Browse: Page 2
By Chris on December 9, 2010
Because we refactored the code to treat the robots as objects, it was a cinch to add in a second robot, and we are now tracking 2 robots (green and blue) while we experiment with the LED’s and their effectiveness at color detection. It will be a simple matter to expand from 2 to 6 robots, but as we add incremental control functions, we must be sure to make the functions generic. Currently the only functions written and tested are for updating the position of a robot and setting their color. Code to move a robot to a specific coordinate is written but untested because of our inability to track the robots. The majority of our work now is being directed toward better tracking algorithms.
By Chris on December 9, 2010
It seems that colored paper varies in RGB intensities widely across the board, due both to different lighting conditions from the 2 fluorescent lights above our board and from the varying distance of the robot to the CMUcam. We attempted to use LED’s for identification but the LED’s flood the sensors of the camera and don’t provide enough distinction in color across the sensors to be viable. One solution could be to use the LED’s in the dark, diffuse them, and play the robosoccer in the dark. Tube Christmas lighting could be used to line the edges of the rink, and a glow in the dark ball could be used.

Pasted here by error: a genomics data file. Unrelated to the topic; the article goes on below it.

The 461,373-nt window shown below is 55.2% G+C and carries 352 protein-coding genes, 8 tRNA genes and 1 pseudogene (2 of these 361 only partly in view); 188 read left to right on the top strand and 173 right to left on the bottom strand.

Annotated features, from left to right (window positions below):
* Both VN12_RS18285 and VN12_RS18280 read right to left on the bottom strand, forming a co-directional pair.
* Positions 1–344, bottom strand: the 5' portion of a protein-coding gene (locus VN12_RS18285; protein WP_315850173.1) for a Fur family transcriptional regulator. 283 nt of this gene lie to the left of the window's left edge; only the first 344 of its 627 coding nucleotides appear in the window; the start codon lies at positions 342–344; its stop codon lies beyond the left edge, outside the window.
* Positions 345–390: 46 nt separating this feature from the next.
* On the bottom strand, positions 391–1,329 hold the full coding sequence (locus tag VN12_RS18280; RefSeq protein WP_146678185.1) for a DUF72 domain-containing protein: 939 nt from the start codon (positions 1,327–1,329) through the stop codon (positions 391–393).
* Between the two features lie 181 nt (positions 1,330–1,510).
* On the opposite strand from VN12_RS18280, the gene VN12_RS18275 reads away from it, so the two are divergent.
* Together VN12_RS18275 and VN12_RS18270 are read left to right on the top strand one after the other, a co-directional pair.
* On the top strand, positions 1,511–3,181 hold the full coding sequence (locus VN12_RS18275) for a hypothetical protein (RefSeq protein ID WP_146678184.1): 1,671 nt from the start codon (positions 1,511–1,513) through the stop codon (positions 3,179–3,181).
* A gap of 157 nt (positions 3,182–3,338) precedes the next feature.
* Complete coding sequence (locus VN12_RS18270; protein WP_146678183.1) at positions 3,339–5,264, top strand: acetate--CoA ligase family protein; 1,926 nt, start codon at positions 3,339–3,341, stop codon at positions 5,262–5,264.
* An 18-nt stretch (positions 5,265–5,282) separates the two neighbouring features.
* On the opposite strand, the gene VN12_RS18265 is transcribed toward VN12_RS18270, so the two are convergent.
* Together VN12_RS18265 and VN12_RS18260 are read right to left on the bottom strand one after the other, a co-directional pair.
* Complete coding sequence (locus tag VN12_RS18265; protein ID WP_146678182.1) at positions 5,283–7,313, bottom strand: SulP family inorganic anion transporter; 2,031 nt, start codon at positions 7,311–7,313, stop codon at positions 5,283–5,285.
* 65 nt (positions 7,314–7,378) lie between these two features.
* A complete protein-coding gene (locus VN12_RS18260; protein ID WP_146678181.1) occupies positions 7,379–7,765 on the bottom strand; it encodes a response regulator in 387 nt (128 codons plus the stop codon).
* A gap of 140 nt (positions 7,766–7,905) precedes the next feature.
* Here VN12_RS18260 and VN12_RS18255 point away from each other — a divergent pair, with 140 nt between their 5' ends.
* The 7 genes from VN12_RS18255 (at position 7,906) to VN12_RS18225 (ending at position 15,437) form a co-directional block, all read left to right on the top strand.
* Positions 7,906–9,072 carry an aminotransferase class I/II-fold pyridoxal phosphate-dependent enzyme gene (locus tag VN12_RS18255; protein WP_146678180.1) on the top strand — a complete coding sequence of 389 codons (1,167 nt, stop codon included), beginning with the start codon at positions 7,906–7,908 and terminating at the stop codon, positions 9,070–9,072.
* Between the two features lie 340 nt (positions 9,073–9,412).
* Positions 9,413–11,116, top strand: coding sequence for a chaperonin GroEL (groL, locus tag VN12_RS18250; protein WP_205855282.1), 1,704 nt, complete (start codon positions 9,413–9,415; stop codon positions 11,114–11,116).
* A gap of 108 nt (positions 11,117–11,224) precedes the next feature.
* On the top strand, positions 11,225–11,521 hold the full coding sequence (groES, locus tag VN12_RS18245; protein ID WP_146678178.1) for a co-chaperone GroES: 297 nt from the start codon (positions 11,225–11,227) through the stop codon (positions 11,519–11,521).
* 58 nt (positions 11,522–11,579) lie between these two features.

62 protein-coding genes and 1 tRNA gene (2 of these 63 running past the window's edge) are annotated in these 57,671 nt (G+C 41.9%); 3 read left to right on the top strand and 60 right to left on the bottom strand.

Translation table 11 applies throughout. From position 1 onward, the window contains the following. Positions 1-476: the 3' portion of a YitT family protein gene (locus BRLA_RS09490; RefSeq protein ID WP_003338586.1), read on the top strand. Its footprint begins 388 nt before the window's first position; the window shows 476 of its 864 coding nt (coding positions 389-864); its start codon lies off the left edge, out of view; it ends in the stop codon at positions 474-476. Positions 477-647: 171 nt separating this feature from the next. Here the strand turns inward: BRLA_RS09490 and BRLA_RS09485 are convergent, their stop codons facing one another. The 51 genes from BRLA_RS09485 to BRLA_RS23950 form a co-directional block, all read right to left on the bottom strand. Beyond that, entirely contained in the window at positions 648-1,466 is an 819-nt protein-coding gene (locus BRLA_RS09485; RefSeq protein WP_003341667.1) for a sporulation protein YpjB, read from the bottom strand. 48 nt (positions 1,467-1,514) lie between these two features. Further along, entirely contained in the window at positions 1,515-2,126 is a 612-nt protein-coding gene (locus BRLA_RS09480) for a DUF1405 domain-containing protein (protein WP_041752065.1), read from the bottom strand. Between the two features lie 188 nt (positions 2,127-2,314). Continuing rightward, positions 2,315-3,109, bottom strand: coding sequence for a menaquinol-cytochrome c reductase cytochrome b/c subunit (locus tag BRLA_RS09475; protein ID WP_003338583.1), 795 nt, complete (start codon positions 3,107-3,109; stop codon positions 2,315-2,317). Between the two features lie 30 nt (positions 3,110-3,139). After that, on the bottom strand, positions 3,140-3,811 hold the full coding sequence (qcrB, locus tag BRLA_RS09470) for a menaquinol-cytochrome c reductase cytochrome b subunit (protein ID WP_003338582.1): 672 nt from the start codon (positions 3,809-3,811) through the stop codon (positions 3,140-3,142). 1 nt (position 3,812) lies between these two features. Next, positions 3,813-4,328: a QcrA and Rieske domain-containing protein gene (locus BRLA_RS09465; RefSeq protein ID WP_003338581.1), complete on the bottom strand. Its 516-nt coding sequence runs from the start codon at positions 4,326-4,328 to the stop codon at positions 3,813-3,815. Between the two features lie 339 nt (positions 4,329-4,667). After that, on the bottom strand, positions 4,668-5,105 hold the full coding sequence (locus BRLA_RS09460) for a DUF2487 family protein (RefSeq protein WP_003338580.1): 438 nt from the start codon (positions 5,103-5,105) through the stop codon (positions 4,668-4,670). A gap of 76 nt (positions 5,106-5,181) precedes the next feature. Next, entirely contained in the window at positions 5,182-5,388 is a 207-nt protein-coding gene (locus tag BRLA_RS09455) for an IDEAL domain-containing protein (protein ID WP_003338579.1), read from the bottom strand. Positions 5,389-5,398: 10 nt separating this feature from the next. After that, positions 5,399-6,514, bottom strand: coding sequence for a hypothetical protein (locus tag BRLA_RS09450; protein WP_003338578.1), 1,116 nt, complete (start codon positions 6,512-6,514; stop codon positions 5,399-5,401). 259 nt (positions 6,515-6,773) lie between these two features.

EDIT: This works awesome in the dark, with great detection. The camera does a much better job with detecting the color of emitted light, rather than reflected light, as the emitted light is always at the same frequency. If we can make the LED’s more powerful and diffuse them better, this could work in the light.
By Chris on December 8, 2010
In order to better manage the variables and data of our robots, a struct was created for the robot. properties include x and y position, dx and dy to show the movement, angle to show direction the robot is moving in, and node number to identify which firefly node the robot will belong to. This should make it much easier to control the flow of the game and manage the data.
By Chris on December 5, 2010
Q1: AAAHHHhhh! We’re spazzing because we can’t get the #%*$@&! camera to do anything. What do we do?
By Sam on November 16, 2010
One important aspect of this project will be communication between the FireFly nodes and their respective 3pi hosts. This requires knowledge of both APIs, although it is made simpler by the fact that in our implementation communication is one-way. Since the 3pi hosts will essentially be “dumb” recipients of velocity inputs, the communication will only travel from the FireFly nodes to the 3pi robots. The FireFly nodes in turn will only act as repeaters, relaying velocity data from the “coach” to the “players.” Most of the calculations and processing will take place on the CMUcam and “coach” FireFly node.
On the 3pi, communication will take place over the UART digital pin 1 (PD1). On the FireFly, communication will take place over the UART0 pin. Since the red LED on the 3pi is also connected to pin 1, the LED will act as a convenient activity notification for easier debugging.